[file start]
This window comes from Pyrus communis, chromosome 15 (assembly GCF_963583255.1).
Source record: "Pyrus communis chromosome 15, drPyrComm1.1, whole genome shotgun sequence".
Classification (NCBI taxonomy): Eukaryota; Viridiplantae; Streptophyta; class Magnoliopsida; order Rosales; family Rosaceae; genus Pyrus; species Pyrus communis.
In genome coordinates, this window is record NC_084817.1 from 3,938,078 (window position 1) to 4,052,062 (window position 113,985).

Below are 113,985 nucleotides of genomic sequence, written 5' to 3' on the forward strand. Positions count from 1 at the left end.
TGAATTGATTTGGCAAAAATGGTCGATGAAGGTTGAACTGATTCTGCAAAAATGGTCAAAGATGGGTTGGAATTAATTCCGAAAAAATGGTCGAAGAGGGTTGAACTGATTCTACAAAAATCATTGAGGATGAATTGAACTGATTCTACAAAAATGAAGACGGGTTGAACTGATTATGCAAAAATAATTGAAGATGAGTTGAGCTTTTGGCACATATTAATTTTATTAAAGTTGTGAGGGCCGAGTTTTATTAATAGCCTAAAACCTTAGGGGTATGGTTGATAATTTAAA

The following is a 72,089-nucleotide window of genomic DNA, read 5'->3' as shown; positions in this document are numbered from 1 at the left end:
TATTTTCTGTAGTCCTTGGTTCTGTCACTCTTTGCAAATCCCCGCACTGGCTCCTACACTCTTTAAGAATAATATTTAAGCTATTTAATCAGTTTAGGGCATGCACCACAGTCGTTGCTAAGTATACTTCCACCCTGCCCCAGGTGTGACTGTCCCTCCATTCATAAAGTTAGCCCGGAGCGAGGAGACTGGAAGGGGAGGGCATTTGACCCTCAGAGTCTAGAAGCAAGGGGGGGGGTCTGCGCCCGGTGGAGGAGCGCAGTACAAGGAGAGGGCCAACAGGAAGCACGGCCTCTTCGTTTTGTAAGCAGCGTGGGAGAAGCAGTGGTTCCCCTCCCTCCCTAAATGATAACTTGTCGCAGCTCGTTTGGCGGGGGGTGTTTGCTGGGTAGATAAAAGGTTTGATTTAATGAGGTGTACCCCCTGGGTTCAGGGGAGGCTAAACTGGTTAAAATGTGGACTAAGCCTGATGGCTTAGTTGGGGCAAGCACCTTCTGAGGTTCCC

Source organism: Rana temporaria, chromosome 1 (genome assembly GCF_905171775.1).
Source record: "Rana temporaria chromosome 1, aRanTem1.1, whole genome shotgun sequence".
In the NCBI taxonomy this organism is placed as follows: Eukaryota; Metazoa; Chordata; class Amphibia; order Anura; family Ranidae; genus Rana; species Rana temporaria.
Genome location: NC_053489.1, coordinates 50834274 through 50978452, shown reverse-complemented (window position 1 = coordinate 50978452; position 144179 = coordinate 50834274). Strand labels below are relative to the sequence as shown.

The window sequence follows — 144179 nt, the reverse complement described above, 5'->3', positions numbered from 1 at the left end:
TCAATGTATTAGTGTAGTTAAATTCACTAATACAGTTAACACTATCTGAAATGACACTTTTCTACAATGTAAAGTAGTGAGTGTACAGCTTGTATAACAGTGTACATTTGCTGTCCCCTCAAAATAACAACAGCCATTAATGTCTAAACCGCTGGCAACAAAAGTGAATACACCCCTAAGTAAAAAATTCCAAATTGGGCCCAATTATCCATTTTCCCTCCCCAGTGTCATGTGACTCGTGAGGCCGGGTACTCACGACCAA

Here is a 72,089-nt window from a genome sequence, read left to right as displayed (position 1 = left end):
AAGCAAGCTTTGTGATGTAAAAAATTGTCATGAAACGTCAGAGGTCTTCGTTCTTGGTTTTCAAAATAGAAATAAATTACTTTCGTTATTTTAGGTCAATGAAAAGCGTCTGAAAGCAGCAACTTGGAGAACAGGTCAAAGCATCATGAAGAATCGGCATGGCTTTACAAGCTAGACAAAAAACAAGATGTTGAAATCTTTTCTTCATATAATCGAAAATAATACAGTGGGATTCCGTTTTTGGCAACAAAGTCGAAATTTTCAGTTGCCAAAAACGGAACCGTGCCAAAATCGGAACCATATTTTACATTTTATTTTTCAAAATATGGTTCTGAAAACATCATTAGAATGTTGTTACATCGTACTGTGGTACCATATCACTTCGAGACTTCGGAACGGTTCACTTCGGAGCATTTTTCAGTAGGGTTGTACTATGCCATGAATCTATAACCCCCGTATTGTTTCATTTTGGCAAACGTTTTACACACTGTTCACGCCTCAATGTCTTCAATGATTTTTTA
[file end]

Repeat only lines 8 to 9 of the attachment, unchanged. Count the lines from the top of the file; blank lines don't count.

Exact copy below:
TATTTTCTGTAGTCCTTGGTTCTGTCACTCTTTGCAAATCCCCGCACTGGCTCCTACACTCTTTAAGAATAATATTTAAGCTATTTAATCAGTTTAGGGCATGCACCACAGTCGTTGCTAAGTATACTTCCACCCTGCCCCAGGTGTGACTGTCCCTCCATTCATAAAGTTAGCCCGGAGCGAGGAGACTGGAAGGGGAGGGCATTTGACCCTCAGAGTCTAGAAGCAAGGGGGGGGGTCTGCGCCCGGTGGAGGAGCGCAGTACAAGGAGAGGGCCAACAGGAAGCACGGCCTCTTCGTTTTGTAAGCAGCGTGGGAGAAGCAGTGGTTCCCCTCCCTCCCTAAATGATAACTTGTCGCAGCTCGTTTGGCGGGGGGTGTTTGCTGGGTAGATAAAAGGTTTGATTTAATGAGGTGTACCCCCTGGGTTCAGGGGAGGCTAAACTGGTTAAAATGTGGACTAAGCCTGATGGCTTAGTTGGGGCAAGCACCTTCTGAGGTTCCC

Source organism: Rana temporaria, chromosome 1 (genome assembly GCF_905171775.1).